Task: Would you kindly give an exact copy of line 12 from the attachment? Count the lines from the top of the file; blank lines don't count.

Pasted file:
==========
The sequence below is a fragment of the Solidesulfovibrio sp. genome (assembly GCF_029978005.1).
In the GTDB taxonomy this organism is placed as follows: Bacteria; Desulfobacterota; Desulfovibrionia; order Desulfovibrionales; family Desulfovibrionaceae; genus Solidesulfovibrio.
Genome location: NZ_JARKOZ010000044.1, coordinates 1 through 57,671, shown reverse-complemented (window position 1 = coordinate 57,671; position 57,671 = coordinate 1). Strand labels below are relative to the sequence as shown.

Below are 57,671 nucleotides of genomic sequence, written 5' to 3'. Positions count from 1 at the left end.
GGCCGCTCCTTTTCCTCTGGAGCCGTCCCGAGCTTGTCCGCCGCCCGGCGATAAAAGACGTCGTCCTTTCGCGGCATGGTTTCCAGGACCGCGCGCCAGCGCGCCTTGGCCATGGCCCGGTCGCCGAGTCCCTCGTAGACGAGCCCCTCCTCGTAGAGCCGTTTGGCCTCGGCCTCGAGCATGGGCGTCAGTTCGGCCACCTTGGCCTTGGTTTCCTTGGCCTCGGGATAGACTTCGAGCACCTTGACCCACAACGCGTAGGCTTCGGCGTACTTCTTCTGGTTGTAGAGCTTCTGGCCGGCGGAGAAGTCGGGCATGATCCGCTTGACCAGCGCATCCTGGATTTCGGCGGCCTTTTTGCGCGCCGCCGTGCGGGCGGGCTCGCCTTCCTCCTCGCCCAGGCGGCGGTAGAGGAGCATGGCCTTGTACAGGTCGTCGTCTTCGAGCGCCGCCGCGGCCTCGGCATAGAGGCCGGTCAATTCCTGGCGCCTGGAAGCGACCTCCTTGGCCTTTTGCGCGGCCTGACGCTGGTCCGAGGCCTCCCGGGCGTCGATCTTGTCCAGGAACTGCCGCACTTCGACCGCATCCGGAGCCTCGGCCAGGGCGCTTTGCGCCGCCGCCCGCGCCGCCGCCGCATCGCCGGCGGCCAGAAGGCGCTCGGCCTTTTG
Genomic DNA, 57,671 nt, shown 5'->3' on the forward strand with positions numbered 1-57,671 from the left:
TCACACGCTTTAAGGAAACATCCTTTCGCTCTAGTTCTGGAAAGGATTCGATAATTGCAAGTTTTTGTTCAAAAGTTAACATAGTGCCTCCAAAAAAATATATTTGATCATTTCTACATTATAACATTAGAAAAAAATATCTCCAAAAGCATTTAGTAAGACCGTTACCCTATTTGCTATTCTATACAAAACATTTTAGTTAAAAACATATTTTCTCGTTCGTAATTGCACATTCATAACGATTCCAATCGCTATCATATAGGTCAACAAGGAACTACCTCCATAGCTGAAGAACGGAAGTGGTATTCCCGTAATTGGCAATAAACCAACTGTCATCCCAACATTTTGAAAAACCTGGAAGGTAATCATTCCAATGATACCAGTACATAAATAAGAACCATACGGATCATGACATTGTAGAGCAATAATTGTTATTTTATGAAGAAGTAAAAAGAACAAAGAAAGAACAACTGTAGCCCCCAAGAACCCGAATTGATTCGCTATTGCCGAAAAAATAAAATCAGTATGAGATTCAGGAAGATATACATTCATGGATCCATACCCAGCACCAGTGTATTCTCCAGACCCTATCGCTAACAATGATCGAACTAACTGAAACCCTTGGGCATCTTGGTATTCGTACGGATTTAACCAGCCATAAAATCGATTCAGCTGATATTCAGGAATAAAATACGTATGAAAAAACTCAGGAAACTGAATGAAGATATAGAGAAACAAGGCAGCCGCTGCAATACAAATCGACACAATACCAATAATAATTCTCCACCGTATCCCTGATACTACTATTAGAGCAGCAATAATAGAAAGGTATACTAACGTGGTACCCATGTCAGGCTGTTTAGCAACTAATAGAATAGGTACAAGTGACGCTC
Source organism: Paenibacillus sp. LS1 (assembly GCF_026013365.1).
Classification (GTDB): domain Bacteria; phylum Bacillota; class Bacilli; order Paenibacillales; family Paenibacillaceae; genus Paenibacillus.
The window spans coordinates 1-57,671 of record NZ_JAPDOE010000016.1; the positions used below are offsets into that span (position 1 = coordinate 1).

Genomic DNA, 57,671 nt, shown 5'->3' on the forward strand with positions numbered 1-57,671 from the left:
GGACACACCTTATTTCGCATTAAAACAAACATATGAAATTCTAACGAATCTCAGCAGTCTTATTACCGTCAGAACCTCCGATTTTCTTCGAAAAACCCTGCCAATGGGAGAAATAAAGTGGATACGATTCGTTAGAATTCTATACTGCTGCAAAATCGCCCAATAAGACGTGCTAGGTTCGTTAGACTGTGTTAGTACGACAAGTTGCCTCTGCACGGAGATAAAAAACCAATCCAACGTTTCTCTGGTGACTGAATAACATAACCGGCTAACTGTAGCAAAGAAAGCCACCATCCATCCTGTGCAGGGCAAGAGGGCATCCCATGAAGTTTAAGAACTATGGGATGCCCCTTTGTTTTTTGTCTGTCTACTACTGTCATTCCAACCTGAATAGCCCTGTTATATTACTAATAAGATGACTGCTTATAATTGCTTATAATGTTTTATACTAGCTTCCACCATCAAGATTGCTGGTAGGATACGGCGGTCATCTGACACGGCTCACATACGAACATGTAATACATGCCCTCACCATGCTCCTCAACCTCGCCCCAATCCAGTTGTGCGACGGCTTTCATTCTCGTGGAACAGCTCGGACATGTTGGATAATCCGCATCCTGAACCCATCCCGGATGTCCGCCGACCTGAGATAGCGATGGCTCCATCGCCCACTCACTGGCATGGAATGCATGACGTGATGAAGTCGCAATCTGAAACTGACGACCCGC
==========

GGACACACCTTATTTCGCATTAAAACAAACATATGAAATTCTAACGAATCTCAGCAGTCTTATTACCGTCAGAACCTCCGATTTTCTTCGAAAAACCCTGCCAATGGGAGAAATAAAGTGGATACGATTCGTTAGAATTCTATACTGCTGCAAAATCGCCCAATAAGACGTGCTAGGTTCGTTAGACTGTGTTAGTACGACAAGTTGCCTCTGCACGGAGATAAAAAACCAATCCAACGTTTCTCTGGTGACTGAATAACATAACCGGCTAACTGTAGCAAAGAAAGCCACCATCCATCCTGTGCAGGGCAAGAGGGCATCCCATGAAGTTTAAGAACTATGGGATGCCCCTTTGTTTTTTGTCTGTCTACTACTGTCATTCCAACCTGAATAGCCCTGTTATATTACTAATAAGATGACTGCTTATAATTGCTTATAATGTTTTATACTAGCTTCCACCATCAAGATTGCTGGTAGGATACGGCGGTCATCTGACACGGCTCACATACGAACATGTAATACATGCCCTCACCATGCTCCTCAACCTCGCCCCAATCCAGTTGTGCGACGGCTTTCATTCTCGTGGAACAGCTCGGACATGTTGGATAATCCGCATCCTGAACCCATCCCGGATGTCCGCCGACCTGAGATAGCGATGGCTCCATCGCCCACTCACTGGCATGGAATGCATGACGTGATGAAGTCGCAATCTGAAACTGACGACCCGC